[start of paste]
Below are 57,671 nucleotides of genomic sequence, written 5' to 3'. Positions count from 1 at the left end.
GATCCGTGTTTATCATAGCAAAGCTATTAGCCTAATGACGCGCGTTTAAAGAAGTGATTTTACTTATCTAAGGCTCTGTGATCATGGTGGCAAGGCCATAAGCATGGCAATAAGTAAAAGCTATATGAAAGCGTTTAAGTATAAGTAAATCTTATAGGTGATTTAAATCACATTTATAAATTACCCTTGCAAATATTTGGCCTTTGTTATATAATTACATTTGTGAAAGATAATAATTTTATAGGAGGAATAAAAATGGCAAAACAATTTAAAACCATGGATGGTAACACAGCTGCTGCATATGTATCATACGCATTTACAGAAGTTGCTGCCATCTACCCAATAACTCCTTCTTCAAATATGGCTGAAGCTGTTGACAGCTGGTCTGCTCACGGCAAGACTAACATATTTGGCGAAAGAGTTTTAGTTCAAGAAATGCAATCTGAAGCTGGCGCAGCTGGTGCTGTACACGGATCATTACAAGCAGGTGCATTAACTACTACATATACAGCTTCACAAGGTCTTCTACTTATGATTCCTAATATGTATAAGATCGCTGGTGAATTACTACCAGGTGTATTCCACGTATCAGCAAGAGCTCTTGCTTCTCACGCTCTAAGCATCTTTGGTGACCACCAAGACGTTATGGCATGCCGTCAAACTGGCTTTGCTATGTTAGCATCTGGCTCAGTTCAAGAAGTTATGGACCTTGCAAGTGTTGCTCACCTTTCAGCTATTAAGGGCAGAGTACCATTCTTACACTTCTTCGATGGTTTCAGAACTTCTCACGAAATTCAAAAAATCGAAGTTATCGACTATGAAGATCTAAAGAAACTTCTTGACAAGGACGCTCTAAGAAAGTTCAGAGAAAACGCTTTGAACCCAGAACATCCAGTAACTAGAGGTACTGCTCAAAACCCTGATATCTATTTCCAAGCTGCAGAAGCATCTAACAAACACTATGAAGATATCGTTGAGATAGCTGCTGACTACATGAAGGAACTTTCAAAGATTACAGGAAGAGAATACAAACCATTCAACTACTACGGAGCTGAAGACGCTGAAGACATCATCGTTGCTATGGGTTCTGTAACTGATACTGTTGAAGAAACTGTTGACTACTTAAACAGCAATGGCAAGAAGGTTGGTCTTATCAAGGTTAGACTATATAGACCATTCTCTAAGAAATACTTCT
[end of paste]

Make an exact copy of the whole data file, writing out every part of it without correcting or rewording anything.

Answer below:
Below are 57,671 nucleotides of genomic sequence, written 5' to 3'. Positions count from 1 at the left end.
GATCCGTGTTTATCATAGCAAAGCTATTAGCCTAATGACGCGCGTTTAAAGAAGTGATTTTACTTATCTAAGGCTCTGTGATCATGGTGGCAAGGCCATAAGCATGGCAATAAGTAAAAGCTATATGAAAGCGTTTAAGTATAAGTAAATCTTATAGGTGATTTAAATCACATTTATAAATTACCCTTGCAAATATTTGGCCTTTGTTATATAATTACATTTGTGAAAGATAATAATTTTATAGGAGGAATAAAAATGGCAAAACAATTTAAAACCATGGATGGTAACACAGCTGCTGCATATGTATCATACGCATTTACAGAAGTTGCTGCCATCTACCCAATAACTCCTTCTTCAAATATGGCTGAAGCTGTTGACAGCTGGTCTGCTCACGGCAAGACTAACATATTTGGCGAAAGAGTTTTAGTTCAAGAAATGCAATCTGAAGCTGGCGCAGCTGGTGCTGTACACGGATCATTACAAGCAGGTGCATTAACTACTACATATACAGCTTCACAAGGTCTTCTACTTATGATTCCTAATATGTATAAGATCGCTGGTGAATTACTACCAGGTGTATTCCACGTATCAGCAAGAGCTCTTGCTTCTCACGCTCTAAGCATCTTTGGTGACCACCAAGACGTTATGGCATGCCGTCAAACTGGCTTTGCTATGTTAGCATCTGGCTCAGTTCAAGAAGTTATGGACCTTGCAAGTGTTGCTCACCTTTCAGCTATTAAGGGCAGAGTACCATTCTTACACTTCTTCGATGGTTTCAGAACTTCTCACGAAATTCAAAAAATCGAAGTTATCGACTATGAAGATCTAAAGAAACTTCTTGACAAGGACGCTCTAAGAAAGTTCAGAGAAAACGCTTTGAACCCAGAACATCCAGTAACTAGAGGTACTGCTCAAAACCCTGATATCTATTTCCAAGCTGCAGAAGCATCTAACAAACACTATGAAGATATCGTTGAGATAGCTGCTGACTACATGAAGGAACTTTCAAAGATTACAGGAAGAGAATACAAACCATTCAACTACTACGGAGCTGAAGACGCTGAAGACATCATCGTTGCTATGGGTTCTGTAACTGATACTGTTGAAGAAACTGTTGACTACTTAAACAGCAATGGCAAGAAGGTTGGTCTTATCAAGGTTAGACTATATAGACCATTCTCTAAGAAATACTTCT